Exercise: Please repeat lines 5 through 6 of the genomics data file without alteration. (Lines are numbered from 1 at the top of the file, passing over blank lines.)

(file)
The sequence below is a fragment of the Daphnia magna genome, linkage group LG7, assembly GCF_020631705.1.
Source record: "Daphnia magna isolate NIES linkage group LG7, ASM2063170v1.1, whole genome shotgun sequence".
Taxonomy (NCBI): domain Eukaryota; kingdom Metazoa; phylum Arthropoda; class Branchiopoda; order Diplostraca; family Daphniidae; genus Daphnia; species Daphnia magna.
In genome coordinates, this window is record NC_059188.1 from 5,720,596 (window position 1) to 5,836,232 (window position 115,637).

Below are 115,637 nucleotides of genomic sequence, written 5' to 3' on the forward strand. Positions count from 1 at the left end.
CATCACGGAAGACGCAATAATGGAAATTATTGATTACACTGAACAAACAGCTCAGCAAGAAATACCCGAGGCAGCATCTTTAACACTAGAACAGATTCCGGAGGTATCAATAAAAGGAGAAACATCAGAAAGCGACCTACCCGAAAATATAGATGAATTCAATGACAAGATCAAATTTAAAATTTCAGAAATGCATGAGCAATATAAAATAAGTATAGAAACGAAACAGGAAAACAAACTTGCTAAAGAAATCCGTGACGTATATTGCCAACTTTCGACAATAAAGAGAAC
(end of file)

Below are 115,637 nucleotides of genomic sequence, written 5' to 3' on the forward strand. Positions count from 1 at the left end.
CATCACGGAAGACGCAATAATGGAAATTATTGATTACACTGAACAAACAGCTCAGCAAGAAATACCCGAGGCAGCATCTTTAACACTAGAACAGATTCCGGAGGTATCAATAAAAGGAGAAACATCAGAAAGCGACCTACCCGAAAATATAGATGAATTCAATGACAAGATCAAATTTAAAATTTCAGAAATGCATGAGCAATATAAAATAAGTATAGAAACGAAACAGGAAAACAAACTTGCTAAAGAAATCCGTGACGTATATTGCCAACTTTCGACAATAAAGAGAAC